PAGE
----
Universities are being asked to reduce the number of students returning to campus at the start of January to prioritise students who require "practical learning to gain their professional qualifications," Mr Williamson said.
“All university students should be offered two rapid tests on return in order to reduce the chance of spread of Covid,” he added.
The Education Secretary said the Government expects to deliver 50,000 devices to schools across the country on January 4 to support remote and online learning, adding 100,000 devices in total will be delivered during the first week of term.
He said of schools: “Our best line of attack is to keep them open using mass testing tools that we now have available so that we can ensure children are able to continue to gain the benefit of a world-class education.”
Mr Williamson also said he was “more determined than ever” to ensure children “do not have to pay the price for beating Covid”.
Teaching unions have urged the government to delay the reopening of schools to safeguard against coronavirus infections and to help schools risk assess to ensure Covid safety measures are in place.
Dr Mary Bousted, joint general secretary of the National Education Union (NEU), said she was “astonished” at Mr Williamson’s announcement.
She said: "With warnings from eminent scientists of an ‘imminent catastrophe’ unless the whole of the UK is locked down, and with more cases in hospitals than ever before and our NHS facing an enormous crisis, the Secretary of State is sending the majority of primary pupils and staff back on Monday to working environments which aren’t Covid secure.
"The Government has not, despite being repeatedly asked, published the scientific guidance on the risks involved in school and college reopening. This information is desperately needed – particularly as the new variants of the virus are 50% more transmissible.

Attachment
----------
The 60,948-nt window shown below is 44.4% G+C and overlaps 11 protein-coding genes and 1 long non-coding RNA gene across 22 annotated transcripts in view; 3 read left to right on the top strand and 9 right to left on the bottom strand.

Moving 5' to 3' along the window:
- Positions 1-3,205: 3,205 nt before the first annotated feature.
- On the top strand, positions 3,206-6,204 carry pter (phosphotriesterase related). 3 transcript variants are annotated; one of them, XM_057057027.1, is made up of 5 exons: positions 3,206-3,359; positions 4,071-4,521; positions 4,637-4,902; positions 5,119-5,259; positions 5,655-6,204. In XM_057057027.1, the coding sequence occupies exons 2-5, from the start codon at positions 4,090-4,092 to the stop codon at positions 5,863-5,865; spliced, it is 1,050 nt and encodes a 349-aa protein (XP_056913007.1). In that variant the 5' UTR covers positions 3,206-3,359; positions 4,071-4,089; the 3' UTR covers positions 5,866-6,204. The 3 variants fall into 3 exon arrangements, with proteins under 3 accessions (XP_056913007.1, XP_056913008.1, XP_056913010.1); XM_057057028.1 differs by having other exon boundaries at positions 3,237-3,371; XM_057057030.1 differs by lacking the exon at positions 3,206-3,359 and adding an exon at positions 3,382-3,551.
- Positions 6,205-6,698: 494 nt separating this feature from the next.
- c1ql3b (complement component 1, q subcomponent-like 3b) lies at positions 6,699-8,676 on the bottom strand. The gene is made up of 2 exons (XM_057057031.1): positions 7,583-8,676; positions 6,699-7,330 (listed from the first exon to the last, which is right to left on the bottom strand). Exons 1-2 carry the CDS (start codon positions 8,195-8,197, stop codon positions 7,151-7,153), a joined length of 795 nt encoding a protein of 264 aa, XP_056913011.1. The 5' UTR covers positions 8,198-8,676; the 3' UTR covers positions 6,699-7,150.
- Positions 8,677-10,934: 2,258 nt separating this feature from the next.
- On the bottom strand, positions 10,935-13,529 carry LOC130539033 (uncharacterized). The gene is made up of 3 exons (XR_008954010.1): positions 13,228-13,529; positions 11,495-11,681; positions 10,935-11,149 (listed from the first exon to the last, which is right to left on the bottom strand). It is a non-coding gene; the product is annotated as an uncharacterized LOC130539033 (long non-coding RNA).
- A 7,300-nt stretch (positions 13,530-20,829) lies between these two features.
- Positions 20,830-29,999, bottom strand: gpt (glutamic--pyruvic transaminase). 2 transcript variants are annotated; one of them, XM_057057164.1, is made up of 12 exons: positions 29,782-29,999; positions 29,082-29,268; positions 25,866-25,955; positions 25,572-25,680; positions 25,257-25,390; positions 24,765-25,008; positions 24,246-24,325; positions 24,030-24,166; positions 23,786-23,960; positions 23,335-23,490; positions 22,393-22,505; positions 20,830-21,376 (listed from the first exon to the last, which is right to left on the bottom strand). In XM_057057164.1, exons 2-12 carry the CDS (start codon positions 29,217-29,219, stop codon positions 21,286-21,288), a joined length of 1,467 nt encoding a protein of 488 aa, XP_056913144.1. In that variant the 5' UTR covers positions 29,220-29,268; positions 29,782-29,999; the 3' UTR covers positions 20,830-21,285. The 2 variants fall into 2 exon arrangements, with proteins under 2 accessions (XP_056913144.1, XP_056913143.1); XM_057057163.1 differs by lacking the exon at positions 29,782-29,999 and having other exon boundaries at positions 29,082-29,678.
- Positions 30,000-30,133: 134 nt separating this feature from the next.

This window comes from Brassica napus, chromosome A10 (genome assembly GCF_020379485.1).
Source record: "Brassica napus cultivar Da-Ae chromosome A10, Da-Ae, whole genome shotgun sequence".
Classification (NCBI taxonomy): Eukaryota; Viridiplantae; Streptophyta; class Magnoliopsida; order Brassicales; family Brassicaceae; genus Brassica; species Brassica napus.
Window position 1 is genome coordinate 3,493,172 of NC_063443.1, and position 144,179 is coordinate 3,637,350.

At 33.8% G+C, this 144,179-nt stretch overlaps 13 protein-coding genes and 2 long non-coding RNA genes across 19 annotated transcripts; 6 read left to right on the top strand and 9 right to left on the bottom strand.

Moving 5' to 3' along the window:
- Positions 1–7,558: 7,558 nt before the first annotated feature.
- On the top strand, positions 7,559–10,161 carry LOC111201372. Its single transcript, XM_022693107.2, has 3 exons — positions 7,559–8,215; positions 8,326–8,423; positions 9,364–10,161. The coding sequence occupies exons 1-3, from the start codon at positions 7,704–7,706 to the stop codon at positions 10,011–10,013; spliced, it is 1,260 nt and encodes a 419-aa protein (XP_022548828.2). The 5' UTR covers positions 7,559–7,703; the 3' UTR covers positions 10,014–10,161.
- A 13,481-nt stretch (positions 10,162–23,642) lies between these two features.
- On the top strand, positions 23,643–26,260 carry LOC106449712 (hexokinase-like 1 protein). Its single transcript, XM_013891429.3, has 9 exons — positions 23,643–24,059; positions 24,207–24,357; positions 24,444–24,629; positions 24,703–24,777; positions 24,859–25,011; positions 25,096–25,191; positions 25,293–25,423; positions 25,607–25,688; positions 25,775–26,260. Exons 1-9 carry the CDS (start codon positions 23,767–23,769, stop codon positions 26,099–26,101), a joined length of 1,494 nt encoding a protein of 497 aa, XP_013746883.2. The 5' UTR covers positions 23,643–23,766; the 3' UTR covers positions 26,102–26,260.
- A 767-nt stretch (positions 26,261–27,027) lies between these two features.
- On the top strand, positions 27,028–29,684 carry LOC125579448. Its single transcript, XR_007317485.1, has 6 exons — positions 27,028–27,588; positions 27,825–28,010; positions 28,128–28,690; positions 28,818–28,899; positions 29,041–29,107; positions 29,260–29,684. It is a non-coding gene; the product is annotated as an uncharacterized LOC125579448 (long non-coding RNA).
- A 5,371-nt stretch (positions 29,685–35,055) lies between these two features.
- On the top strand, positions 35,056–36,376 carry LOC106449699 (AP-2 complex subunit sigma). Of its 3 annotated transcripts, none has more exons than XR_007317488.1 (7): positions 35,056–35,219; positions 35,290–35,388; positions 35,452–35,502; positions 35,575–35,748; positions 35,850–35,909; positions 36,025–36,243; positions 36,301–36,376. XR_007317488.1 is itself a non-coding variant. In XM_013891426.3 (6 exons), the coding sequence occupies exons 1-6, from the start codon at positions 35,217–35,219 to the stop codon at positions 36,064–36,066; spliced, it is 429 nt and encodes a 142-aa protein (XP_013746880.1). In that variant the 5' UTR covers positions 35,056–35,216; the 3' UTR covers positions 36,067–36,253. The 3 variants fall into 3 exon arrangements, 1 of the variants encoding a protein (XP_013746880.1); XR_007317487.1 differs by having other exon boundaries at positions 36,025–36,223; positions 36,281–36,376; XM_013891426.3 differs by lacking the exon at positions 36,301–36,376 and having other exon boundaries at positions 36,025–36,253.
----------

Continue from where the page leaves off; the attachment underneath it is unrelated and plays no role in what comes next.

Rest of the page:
"The Government in Scotland will not reopen schools till 18 January at the earliest. The Government in Westminster should have done that at least.
"A longer period of online working for all primary, secondary and college students could suppress virus levels and buy time both for the roll-out of the vaccine and to put in place measures that can keep schools safer."
She added the NEU does not believe schools are “safe enough” for staff to work in and posed a series of questions about soaring rates among pupils as well as the Government’s plans for mass testing.
She said: “We would like Gavin Williamson to explain, if schools are not centres of transmission, why school-age pupils are now the most infected age groups?
“Why is it that primary-age children are the second highest infected of all age groups, or that levels of infection amongst secondary pupils have multiplied by 75 times since the start of September?
“Serious questions also have to be asked about the Government’s plans for lateral flow testing in secondary schools, in particular about the effectiveness of these tests in identifying Covid infection in young people who are highly likely to be asymptomatic, with the tests being supervised by non-medically trained volunteers.
“We do not think it likely that these tests alone can make our schools Covid-secure nor protect the communities they serve.
“We believe the Government’s steps will fail, that cases will continue to rise and that the question of school opening will have to be re-visited but in a worse situation than now.”